Keeping a Film Diary


A lot of people would believe this to be a mad waste of time. Think again. I like to think of my film diary as a personal journey, and here’s why. Films are full of life – be it life re-imagined and projected onto a screen. People have been writing heartfelt criticism on the subject for over a century, good and bad. For some people, films can change their life, for others it can be something to chortle at. Either way you look at it, film provokes a response, a very human being response. But, why should we bother write about these responses?

They can instigate thoughts that may have a deep and desirable effect on our day-to-day lives. I am not just speaking for cinephiles when I say this, take a look in the news and you’ll see all sorts of arguments over the power of visual content – movies and games in particular. I notoriously remember the case with Park Chan-wook’s Oldboy being blamed for the Virginia Tech massacre.[1] There is also the argument that movies desensitize us: “Now the act of violence with a gun or a knife is the norm and we in the entertainment industry are partly responsible in making the presence of weapons such as knives almost an acceptable commonplace”, Sir Richard Attenborough.[2] On the contrary, I believe that seeing violence and other matters in the movies can kindle us and make us more aware and susceptible to these themes. Though, you can see the argument overlapping. It befalls on the individual at the end of the day.

Film can be a very personal journey, and regardless of how many movies you watch, writing about them can reflect your current demeanor and outlook on life. This outlook will inevitably change over time and that is an interesting arc to discover. Use film as a means to reflect on your current state of mind. Writing your thoughts about a character in a movie is equivalent to writing about your thoughts on the man opposite the street or the girl living next door. The medium of film is irrelevant if you reflect on the characters – humans with various obstacles, behaviors and emotions. Of course, some people may only write notes on the aesthetic/artistic aspects of a film, but by digging into the characters minds we can locate a magical reflection on our world. This is the filmmaker’s greatest task, to give a character that magical human touch. Next time you watch a film, try watching it with this task in mind, and the characters will become an extension of yourself.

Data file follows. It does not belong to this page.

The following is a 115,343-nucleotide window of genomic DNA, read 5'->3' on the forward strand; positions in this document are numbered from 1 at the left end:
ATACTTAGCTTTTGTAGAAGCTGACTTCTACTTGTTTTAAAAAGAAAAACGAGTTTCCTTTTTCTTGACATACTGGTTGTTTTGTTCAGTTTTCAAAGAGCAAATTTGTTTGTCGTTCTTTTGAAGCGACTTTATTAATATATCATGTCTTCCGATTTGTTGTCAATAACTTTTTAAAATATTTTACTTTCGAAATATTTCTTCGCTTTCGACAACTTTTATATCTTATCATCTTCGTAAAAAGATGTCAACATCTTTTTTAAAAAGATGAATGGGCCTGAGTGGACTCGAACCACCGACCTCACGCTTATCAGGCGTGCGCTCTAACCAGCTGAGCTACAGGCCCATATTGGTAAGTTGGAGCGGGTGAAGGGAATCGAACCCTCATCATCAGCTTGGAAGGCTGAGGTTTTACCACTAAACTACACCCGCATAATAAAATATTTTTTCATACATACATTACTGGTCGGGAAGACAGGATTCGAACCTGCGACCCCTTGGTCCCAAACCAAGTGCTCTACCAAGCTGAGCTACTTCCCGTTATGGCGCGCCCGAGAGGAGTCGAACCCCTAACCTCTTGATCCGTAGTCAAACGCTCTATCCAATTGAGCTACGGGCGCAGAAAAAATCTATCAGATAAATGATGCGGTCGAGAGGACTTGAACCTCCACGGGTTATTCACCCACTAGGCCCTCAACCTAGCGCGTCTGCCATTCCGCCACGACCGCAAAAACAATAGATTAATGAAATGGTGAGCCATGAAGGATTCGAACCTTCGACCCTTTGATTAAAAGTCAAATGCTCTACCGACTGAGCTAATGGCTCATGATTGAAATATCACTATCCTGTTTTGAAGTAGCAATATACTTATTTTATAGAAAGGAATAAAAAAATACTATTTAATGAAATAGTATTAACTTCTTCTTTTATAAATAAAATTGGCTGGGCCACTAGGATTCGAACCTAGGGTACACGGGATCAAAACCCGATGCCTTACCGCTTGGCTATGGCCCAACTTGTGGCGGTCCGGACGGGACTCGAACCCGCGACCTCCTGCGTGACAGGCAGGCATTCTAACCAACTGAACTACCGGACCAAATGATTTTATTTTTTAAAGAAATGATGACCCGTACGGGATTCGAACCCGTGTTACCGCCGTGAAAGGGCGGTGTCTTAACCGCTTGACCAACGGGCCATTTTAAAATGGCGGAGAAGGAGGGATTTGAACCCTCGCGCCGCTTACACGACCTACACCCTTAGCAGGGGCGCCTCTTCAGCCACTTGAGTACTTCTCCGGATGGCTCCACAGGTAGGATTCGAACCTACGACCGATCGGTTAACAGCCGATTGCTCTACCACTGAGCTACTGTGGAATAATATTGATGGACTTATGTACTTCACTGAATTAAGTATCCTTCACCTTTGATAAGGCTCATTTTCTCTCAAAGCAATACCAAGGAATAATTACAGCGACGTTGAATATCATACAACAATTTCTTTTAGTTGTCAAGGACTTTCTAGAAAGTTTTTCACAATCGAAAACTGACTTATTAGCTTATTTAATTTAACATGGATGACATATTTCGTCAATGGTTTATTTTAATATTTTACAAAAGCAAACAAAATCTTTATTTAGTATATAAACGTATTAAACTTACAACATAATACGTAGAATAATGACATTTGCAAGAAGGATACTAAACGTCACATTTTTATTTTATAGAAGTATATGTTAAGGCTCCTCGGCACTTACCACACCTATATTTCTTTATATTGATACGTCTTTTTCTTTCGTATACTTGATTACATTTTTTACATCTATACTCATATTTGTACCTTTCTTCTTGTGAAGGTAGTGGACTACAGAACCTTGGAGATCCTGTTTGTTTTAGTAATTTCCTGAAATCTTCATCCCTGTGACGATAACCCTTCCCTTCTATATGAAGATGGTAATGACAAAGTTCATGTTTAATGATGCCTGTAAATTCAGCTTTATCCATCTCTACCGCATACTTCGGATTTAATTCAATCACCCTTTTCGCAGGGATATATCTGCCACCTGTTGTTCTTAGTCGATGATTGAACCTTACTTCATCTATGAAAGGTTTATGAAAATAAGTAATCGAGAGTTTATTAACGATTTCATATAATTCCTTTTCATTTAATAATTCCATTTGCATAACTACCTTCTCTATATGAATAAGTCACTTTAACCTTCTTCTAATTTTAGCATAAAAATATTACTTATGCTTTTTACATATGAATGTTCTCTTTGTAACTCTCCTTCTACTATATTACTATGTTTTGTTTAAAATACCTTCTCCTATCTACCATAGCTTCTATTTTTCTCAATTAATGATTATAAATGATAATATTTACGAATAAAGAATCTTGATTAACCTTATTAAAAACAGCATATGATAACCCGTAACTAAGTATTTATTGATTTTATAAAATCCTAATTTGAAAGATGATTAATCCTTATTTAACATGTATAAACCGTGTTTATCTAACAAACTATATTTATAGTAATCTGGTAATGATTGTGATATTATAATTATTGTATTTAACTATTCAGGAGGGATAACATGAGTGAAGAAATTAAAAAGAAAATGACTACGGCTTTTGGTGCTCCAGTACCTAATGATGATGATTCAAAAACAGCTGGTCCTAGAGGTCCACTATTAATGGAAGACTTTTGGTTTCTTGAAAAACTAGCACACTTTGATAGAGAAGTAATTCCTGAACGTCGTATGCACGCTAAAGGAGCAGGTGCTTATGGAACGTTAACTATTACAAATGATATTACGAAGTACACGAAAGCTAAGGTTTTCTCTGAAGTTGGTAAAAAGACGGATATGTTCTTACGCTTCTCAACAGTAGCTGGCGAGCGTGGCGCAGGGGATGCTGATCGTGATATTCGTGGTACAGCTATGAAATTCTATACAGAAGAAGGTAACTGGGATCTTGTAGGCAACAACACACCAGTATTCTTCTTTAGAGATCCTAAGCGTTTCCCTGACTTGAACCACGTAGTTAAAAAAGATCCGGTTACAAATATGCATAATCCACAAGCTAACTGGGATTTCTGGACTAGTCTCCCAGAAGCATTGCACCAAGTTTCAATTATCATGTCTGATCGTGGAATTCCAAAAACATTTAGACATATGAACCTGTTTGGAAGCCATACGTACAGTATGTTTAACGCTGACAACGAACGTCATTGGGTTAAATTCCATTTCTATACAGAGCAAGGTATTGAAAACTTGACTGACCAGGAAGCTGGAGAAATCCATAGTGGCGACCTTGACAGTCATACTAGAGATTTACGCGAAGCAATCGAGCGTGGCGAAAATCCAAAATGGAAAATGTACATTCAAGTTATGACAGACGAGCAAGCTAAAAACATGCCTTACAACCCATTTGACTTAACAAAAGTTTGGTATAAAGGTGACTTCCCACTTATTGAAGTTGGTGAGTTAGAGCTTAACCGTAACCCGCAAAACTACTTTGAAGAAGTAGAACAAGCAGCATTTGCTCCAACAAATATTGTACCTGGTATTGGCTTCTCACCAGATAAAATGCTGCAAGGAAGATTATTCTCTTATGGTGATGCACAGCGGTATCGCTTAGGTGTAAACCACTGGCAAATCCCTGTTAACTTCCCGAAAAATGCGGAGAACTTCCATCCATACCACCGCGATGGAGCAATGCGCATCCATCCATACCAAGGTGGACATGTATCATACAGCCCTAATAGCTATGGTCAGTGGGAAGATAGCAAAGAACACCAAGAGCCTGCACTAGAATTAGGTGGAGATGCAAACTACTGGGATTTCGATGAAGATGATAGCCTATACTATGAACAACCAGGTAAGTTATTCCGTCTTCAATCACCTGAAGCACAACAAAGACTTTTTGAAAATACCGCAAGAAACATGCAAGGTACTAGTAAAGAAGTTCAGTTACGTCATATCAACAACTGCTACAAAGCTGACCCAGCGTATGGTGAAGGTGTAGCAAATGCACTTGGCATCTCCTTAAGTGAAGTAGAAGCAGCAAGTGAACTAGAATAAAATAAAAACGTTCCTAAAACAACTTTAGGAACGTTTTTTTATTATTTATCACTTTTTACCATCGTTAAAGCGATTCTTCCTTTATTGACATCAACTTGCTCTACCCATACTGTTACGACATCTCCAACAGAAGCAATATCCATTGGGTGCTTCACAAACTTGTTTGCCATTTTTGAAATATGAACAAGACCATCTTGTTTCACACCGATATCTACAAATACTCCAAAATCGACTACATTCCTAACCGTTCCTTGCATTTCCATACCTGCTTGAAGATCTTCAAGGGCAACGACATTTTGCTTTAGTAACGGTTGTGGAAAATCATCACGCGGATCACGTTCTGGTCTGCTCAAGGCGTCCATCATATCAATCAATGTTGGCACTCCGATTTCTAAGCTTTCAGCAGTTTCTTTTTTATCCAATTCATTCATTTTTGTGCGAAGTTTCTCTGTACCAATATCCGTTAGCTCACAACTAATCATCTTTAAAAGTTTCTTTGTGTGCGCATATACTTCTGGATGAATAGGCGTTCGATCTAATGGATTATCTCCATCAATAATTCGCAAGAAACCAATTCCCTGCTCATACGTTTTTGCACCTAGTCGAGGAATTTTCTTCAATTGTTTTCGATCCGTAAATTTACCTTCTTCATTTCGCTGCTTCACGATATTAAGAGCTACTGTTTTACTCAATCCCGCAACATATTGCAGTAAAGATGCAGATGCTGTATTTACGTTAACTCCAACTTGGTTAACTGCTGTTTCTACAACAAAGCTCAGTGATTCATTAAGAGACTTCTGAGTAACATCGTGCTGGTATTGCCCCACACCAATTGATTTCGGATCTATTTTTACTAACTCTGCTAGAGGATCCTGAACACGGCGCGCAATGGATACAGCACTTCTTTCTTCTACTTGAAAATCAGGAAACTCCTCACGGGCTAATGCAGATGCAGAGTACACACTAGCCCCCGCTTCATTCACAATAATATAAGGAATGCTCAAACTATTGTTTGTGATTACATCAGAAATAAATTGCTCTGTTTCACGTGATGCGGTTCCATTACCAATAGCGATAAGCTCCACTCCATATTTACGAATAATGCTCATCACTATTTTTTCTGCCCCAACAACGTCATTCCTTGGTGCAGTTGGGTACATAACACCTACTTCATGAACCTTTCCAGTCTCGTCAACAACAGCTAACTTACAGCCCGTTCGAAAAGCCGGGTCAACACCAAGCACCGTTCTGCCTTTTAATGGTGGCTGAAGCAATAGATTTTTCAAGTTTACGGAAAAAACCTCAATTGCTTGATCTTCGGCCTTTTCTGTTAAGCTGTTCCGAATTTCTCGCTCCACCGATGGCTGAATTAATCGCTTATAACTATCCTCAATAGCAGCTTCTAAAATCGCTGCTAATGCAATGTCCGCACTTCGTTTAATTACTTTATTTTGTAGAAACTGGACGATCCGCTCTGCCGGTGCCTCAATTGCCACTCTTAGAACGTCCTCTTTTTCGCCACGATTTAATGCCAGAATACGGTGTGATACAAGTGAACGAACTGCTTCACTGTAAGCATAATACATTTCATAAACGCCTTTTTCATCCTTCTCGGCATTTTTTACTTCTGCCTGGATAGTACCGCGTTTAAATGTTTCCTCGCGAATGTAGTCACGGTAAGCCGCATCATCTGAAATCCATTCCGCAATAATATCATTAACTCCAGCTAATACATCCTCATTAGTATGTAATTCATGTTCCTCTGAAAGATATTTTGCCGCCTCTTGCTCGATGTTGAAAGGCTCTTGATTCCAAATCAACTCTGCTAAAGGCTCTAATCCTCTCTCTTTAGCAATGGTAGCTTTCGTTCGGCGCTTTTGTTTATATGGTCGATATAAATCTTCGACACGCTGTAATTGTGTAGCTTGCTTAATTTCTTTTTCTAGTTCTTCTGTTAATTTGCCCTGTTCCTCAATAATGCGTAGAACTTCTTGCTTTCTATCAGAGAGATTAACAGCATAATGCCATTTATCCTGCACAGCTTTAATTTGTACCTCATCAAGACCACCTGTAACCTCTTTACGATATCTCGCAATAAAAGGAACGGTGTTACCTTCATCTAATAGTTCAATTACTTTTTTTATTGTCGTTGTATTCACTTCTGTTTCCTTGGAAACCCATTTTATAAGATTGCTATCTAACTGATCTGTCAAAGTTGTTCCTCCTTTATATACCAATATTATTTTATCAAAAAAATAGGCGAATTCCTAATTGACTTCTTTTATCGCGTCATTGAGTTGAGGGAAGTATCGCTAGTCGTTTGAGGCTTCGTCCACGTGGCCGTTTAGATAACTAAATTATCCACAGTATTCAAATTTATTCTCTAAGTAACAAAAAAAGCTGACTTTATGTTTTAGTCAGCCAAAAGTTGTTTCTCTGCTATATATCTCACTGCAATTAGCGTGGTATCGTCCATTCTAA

This may be biased toward my love for dramas, but even movies with aliens and monsters should give off a similar aura. This then becomes dependent on how we perceive various genres of film. I am beginning to think that film is just a cycle of contradicting gestures – much like life.

But, lets not forget how important and powerful film aesthetics can be. You may discover a hidden desire for a certain look and feel that a film gives you – it could be the aura of a period drama, or more specifically, the unnerving sensation that stark lighting in film noir gives you.

Besides film analysis, the reflective experience of writing a diary can be liberating and great for your film knowledge. If you keep track of the films you watch you will be able to tell your friend when he or she asks what you want to watch: “Yes, I have seen that”, rather than “Not sure, lets try it” and then half way through you release you have seen it and know how it will end! When you write down a film noting its title, crew and cast details etc. you will not easily forget it, unless it is terrible. Though unfortunately, in many cases, it is the terrible films that are the most memorable! Much like, “why is it the negative reviews that stick?” Mark Kermode.[3]

Writing about film can also give you a better understanding of what genre or style of film you like best and why. As you begin to note differences in characters, story arcs, designs, locations, cinematography etc. it will become apparent to you that a secret language is operating in film. A language that sweeps the sand from its tracks and allows the audience to become invested within a certain story structure and canvas.